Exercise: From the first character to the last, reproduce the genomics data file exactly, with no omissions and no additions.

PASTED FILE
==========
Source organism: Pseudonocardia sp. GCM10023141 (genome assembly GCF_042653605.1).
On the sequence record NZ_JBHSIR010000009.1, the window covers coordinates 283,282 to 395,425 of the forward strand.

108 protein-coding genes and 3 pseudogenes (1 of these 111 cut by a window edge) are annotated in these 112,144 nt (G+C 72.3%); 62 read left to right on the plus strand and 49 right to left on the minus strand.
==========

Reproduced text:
Source organism: Pseudonocardia sp. GCM10023141 (genome assembly GCF_042653605.1).
On the sequence record NZ_JBHSIR010000009.1, the window covers coordinates 283,282 to 395,425 of the forward strand.

108 protein-coding genes and 3 pseudogenes (1 of these 111 cut by a window edge) are annotated in these 112,144 nt (G+C 72.3%); 62 read left to right on the plus strand and 49 right to left on the minus strand.